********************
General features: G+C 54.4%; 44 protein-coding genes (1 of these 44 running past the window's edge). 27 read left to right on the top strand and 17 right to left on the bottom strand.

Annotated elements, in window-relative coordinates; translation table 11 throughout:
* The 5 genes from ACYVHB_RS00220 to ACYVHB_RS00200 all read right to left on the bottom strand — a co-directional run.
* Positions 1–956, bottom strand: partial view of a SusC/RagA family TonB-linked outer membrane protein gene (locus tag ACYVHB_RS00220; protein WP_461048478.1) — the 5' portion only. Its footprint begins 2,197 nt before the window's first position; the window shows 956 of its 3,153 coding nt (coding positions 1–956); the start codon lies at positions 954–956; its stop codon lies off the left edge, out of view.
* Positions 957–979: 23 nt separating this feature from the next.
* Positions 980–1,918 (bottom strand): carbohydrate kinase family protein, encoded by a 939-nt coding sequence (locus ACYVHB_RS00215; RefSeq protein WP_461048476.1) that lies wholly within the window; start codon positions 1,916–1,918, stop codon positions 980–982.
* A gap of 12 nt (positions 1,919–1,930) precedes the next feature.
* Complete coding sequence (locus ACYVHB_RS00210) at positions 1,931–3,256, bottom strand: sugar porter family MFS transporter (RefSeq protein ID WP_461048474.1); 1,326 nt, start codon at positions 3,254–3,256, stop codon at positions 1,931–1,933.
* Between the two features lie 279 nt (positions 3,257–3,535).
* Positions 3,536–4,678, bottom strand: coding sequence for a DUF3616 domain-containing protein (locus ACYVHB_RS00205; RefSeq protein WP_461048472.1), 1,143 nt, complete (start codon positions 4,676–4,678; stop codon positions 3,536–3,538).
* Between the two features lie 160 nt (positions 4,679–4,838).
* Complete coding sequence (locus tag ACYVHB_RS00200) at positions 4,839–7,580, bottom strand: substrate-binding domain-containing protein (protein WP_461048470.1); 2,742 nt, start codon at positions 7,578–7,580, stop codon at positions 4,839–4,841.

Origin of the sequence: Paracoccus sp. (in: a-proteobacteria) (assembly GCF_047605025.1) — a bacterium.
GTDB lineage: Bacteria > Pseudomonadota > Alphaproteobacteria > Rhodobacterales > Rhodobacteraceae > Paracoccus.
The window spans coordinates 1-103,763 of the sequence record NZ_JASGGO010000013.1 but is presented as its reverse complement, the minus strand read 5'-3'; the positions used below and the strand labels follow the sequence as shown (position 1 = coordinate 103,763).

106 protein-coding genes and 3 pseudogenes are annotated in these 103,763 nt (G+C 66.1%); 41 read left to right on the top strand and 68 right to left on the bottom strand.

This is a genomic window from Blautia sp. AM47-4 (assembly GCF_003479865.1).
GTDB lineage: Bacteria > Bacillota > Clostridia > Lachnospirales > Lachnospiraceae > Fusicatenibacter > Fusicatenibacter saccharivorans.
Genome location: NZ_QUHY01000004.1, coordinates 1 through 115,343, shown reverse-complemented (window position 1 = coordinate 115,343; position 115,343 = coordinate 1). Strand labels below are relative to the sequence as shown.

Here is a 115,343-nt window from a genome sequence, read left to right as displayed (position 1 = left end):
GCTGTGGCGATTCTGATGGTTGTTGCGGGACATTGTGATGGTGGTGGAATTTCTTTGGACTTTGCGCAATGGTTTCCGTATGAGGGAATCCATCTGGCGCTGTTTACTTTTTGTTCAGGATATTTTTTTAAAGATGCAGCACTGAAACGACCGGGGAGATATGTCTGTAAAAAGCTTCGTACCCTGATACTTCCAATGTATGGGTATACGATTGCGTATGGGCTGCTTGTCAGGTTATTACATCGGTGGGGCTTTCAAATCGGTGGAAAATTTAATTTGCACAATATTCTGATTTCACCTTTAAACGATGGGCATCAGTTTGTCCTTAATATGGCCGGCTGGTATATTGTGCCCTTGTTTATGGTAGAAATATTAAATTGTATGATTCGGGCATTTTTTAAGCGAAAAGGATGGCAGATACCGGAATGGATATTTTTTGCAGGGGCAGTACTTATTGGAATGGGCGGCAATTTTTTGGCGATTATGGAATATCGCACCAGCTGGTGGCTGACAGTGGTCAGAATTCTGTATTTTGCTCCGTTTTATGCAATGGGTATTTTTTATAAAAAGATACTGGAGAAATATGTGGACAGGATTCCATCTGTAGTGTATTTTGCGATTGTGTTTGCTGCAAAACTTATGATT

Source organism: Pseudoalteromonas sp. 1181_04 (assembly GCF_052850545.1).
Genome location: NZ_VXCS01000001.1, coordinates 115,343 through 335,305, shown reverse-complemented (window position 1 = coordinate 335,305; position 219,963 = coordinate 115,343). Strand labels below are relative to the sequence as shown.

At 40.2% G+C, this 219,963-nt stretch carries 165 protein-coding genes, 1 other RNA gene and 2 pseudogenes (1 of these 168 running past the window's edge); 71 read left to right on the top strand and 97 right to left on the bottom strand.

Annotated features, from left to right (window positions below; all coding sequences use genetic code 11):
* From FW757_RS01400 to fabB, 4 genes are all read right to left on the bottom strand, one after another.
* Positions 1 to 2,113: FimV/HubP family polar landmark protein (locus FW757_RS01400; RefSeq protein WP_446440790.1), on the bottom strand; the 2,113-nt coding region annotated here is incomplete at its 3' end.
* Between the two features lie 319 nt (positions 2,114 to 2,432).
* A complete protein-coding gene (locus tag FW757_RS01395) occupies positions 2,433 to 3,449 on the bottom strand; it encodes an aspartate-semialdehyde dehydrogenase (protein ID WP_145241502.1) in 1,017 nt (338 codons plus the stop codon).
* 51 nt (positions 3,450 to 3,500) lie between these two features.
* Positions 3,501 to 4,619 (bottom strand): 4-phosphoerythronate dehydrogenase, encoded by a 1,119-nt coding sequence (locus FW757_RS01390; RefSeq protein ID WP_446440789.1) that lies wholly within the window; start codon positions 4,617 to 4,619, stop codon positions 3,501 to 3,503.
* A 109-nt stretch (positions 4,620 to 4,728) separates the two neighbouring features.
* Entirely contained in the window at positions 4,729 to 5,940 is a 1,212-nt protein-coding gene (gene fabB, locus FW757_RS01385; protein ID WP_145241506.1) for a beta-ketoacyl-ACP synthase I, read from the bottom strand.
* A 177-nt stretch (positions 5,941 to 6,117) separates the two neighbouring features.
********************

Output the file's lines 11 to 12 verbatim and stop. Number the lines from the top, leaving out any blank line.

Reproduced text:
* Between the two features lie 160 nt (positions 4,679–4,838).
* Complete coding sequence (locus tag ACYVHB_RS00200) at positions 4,839–7,580, bottom strand: substrate-binding domain-containing protein (protein WP_461048470.1); 2,742 nt, start codon at positions 7,578–7,580, stop codon at positions 4,839–4,841.